The prosecution argued that a sentence of Kueng should be “significantly more “ than the proposed sentence of 63 to 78 months for Lane because (1) Kueng abused state powers to cause the death of . . . Floyd; (2) Kueng lacked “acceptance of responsibility , including his (at time obstructive and incredible) trial testimony;” (3) the need to promote respect for the law and deter other police officers from standing by as their fellow officers inflict abuses on unresisting arrestees,” and (4) “the need for consistency with respect to other cases in which officers have been convicted of failing to intervene to protect an arrestee from abuse.” The prosecution also argued that Kueng’s sentence should be less than the expected sentence of 240-300 months of imprisonment for Derek Chauvin.
Reasons for Proposed Sentence of Thao
The prosecution argued that Thao’s sentence would be less than the 240-300 months’ anticipated sentence for Chauvin and “significantly more that the Guidelines range applicable to . . . Lane . . . of 63 to 78 months’ imprisonment. Such a sentence is sufficient, but not greater than necessary, to comply with the requirements of 18 U.S.C. sec. 3553(a).”
This proposal, said the prosecution, was justified by the following: (1) ‘the offense resulted in the death of . . Floyd, and thus caused the gravest of harms;” (2) “Floyd was in [Thao’s] custody and care and [he] knew he had a duty to protect . . . [Floyd];” (3) Thao “had the knowledge, opportunity, information and time to recognize the need for action to stop the unreasonable force and to provide medical aid—and yet he failed to act;” (4) Thao’s “lack of acceptance of responsibility, including his (at times incredible) trial testimony merits a significant sentence;” and (5) “a significant sentence is needed to promote respect for the law and to deter other police officers from standing by as their fellow officers commit a crime.”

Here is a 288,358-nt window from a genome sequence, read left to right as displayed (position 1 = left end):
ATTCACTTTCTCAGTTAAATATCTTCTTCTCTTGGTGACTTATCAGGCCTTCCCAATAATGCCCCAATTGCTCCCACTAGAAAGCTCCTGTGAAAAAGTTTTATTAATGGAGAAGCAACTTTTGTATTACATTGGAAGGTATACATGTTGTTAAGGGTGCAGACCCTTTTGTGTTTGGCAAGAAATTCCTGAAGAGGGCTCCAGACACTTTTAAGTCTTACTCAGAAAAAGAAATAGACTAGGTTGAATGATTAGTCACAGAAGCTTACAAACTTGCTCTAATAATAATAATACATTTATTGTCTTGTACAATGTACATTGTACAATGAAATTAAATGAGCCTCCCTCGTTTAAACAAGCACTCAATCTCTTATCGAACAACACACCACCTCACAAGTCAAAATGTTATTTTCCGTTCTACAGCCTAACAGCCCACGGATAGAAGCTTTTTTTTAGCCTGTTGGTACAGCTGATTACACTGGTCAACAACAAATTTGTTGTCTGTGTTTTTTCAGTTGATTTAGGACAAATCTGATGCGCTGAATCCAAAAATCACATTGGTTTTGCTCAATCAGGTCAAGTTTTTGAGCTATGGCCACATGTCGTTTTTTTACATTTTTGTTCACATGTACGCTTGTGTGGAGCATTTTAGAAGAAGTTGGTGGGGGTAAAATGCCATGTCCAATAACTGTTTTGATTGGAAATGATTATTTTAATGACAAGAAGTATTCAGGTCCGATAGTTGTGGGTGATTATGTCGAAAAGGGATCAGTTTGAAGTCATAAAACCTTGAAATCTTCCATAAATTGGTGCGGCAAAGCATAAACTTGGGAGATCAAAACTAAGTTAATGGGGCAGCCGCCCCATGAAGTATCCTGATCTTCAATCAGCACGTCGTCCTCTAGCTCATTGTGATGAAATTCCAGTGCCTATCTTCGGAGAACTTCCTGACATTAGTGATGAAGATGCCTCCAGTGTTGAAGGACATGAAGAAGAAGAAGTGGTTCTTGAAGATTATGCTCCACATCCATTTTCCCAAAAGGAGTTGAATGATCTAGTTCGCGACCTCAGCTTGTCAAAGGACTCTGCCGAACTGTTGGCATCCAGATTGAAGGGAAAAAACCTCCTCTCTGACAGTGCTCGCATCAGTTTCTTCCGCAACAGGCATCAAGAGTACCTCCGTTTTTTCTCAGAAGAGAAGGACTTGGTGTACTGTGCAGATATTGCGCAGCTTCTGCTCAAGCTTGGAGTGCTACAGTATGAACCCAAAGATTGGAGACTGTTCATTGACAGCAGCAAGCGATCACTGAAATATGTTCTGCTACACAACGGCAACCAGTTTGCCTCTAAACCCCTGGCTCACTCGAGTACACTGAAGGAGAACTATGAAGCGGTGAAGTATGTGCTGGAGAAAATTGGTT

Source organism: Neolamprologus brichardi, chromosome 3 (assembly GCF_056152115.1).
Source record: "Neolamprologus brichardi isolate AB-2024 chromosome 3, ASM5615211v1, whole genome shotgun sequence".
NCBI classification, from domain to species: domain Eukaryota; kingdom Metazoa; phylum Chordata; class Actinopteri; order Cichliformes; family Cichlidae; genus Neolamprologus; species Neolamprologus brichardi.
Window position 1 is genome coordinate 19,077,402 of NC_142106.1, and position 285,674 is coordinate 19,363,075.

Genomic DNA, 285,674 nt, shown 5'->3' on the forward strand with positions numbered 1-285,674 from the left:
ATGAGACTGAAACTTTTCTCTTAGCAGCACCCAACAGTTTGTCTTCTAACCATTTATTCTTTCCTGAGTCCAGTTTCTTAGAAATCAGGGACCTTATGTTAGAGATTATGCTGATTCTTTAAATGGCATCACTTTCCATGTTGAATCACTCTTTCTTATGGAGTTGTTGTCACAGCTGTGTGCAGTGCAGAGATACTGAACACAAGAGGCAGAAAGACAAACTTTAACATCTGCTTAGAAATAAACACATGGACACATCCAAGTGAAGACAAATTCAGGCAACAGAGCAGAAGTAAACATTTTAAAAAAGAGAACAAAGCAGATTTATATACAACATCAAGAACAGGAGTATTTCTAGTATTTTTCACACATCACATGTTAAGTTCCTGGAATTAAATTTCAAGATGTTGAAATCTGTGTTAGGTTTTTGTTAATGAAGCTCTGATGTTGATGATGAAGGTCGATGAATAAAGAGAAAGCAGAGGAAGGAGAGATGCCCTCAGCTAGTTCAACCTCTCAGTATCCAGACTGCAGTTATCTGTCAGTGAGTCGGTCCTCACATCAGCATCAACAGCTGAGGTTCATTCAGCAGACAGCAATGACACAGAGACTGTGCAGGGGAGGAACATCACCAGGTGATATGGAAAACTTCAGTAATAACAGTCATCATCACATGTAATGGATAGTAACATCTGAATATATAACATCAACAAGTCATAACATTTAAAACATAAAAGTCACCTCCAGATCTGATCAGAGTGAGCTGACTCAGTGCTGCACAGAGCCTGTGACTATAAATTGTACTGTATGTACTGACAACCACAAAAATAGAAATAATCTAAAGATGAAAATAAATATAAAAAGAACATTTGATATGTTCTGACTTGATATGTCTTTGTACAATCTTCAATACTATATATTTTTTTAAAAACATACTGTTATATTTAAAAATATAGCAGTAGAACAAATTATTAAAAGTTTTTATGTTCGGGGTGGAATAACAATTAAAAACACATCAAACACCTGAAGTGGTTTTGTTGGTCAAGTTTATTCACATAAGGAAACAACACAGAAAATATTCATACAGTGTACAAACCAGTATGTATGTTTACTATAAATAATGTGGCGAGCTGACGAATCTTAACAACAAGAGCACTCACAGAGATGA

Thao, on the other hand, stated he believes the appropriate calculated Guidelines Range for him is 24-30 months and requested the Court to impose a sentence of 24 months imprisonment. “This sentence would be sufficient, but not greater than necessary to achieve the goals outlined in [section] 3553.”
We all now wait to see if these defendants offer any other contrary arguments and the decisions on the sentences by Judge Magnuson.
 Montemayor, Federal prosecutors seek up to 6 ½ years for ex-officers for violating George Floyd’s civil rights, StarTribune (June 29, 2022); Karnowski (AP), Prosecutors seek prison for 3 ex-cops in Floyd killing, StarTribune (June 29, 2022); Montemayor, Feds ask for up to 6 ½ years in prison for ex-MPD officer Thao for failing to help George Floyd, StarTribune (June 30, 2020).
 Federal Criminal Trial for Killing George Floyd: Jury Deliberations and Verdict, dwkcommentaries.com (Feb. 25, 2022).
 United States’ Sentencing Memorandum, U.S. v. Lane, Case 0:21-cr-0018, U.S. Dist. Ct., D. MN (June 29, 2022); Ex-Officer Thomas Lane Pleads Guilty State Charge of Aiding and Abetting Manslaughter of George Floyd, dwkcommentaries.com (May 18, 2022).
 Government’s Position with Respect to Sentencing, U.S. v. Kueng,, Case 0-21-cr-00188, U.S. Dist. Ct. MN (June 29, 2022); Defendant Kueng’s Motion for a Sentencing Variance, U.S. v. Kueng,, Case 0-21-cr-00188, U.S. Dist. Ct. MN (June 29, 2022).
 Government’s Position with Respect to Sentencing, U.S. v. Thao, U.S. Dist. Ct. MN, Case No. 0:21-cr-00108 (June 30,2022); Defendants’ Position with Respect to Sentencing, U.S. v. Thao, U.S. Dist. Ct. MN, Case No. 0:21-cr-00108 (June 30,2022).